FLORENCE — Almost $1 million has been spent in west Florence in three years in an effort to open the isolated community to commerce and to the downtown hub, but the biggest and most expensive part of the plan is not yet funded.
In 2009, the City Council began approving allocations that have removed derelict houses, cleared overgrown trees and bushes, improved lighting, and rebuilt cracked and broken sidewalks. Much of the money has been drawn from federal Housing and Urban Development funds the city receives each year.
The West Florence Plan, as it’s known at City Hall, also includes plans to reopen the portions of Mobile and Tombigbee streets that were closed 30 years ago when high-rise apartments were built on Pine Street.
West Florence is a low-income, predominantly African-American neighborhood with few retail or service sector businesses.
But the biggest piece of the revitalization puzzle is finding the money to rebuild a bridge at the western end of College Street. The narrow bridge over Cypress Creek was demolished 40 years ago. By rebuilding the bridge, downtown and west Florence would be opened to Alabama 20 and the city’s sports complex. That, proponents say, would open the only remaining undeveloped land in town to retail and commercial development.
“What’s important about west Florence is that it’s centrally located and there are many people there,” said Melissa Bailey, director of the city Planning Department. “But they don’t have the services other areas take for granted. That was the crux of the plan.”
Rebuilding the bridge — at an estimated cost of $3.5 million — would open a direct link from downtown to the sports complex and points west.
“If we had good, easy access there, people from Central and all around the west end of the county and Tennessee would come through there,” said John B. Cole, who owns Bunyan’s Bar-B-Cue on West College Street. “I’ve been wanting this for a long time.”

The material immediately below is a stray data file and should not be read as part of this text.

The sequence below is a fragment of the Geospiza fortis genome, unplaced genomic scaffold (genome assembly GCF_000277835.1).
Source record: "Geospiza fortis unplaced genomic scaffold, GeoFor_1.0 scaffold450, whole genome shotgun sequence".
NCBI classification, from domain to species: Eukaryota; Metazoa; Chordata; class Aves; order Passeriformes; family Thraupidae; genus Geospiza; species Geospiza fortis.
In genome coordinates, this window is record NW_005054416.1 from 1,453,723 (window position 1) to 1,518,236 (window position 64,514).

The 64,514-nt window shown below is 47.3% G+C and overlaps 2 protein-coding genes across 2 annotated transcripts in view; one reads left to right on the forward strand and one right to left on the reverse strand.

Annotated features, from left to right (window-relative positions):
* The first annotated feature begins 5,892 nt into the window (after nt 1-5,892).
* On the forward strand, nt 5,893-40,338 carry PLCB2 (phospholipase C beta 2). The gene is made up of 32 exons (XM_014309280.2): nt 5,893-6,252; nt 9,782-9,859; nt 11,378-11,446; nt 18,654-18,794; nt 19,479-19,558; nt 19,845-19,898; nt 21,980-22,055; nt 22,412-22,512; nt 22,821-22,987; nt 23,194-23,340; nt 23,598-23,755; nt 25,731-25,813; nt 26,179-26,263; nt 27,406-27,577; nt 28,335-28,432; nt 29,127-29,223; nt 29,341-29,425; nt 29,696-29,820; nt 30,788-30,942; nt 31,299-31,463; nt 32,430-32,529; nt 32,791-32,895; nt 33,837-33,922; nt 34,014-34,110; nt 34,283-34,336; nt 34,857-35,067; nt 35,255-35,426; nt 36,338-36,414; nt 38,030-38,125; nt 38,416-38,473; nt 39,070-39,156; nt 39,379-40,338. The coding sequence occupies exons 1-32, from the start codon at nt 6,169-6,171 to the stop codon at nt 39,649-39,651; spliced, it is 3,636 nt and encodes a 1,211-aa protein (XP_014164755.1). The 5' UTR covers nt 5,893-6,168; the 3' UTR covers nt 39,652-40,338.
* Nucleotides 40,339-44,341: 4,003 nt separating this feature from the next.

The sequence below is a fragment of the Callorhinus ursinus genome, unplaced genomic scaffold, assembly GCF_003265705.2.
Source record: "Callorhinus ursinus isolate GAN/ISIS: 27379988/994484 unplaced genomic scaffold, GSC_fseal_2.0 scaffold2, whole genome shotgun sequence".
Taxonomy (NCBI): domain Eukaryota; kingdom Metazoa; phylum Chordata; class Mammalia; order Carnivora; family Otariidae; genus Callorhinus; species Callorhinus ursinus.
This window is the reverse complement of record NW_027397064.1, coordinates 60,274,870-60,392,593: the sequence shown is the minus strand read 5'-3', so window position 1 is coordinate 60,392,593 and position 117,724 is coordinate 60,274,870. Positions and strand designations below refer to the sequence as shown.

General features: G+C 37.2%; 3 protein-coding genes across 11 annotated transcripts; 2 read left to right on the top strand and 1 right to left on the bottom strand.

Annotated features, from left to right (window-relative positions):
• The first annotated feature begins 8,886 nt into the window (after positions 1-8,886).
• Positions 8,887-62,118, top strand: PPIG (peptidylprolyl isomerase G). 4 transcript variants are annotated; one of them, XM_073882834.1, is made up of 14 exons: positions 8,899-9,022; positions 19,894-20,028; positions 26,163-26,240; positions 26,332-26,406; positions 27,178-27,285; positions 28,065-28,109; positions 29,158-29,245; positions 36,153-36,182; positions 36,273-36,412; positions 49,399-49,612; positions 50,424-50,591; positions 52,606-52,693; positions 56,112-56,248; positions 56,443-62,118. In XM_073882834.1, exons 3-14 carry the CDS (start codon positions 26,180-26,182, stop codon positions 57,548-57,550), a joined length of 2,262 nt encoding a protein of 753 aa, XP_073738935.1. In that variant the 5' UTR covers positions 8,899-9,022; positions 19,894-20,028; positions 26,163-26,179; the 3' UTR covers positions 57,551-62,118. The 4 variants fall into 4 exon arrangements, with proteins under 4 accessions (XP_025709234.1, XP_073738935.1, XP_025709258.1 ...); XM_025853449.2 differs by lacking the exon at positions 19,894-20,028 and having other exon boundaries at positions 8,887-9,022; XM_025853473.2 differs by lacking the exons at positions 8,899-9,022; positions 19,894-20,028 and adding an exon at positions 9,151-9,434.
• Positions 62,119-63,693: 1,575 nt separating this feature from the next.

Cole owns one of the few businesses that remain in west Florence. Part of what has sustained his business, he said, is his proximity to Eliza Coffee Memorial Hospital.
The fate of the aging hospital is critical to west Florence. The company that owns ECM, RegionalCare Hospital Partners, wants to build a new hospital on the other side of town.
If the state doesn’t give them approval to rebuild, then ECM reverts back to local control.
Councilman Dave Smith, who represents west Florence, said talk has surfaced of using ECM as a veterans or children’s hospital. But he also said he has been told the building and equipment are outdated, so opening a discussion of what to do with it is important.
Rebuilding the bridge could have some competition from another road project, Smith said. Wood Avenue, from Tuscaloosa Street to the Seven Points intersection, needs to be rebuilt from the base up, and will be an expensive project.
But redeveloping west Florence and opening College Street to Alabama 20 has some momentum across the community. Steve Holt, president of the Shoals Chamber of Commerce, said rebuilding the bridge is a major issue.
“As you look at the future of that area, with the hospital relocating, that needs to happen to enhance west Florence’s future,” he said. “It falls into the category of, if you build it, they will come.”
“There is a possibility for home-grown businesses there for people who have some resources,” he said.
The city is expected to apply to the Alabama Department of Transportation for federal money earmarked for road and bridge projects for both the College Street bridge and Wood Avenue.
Bailey said city officials have met with west Florence residents to find out what they want for their neighborhood, and the overwhelming answer is retail and service businesses like those in other parts of the city.
“Like other successful commercial areas, the areas around them become successful,” she said. “The West Florence Plan gives us clear directions of where the neighborhood wants to be in the future.”
Robert Palmer can be reached at 256-740-5720 or robert.palmer@TimesDaily.com.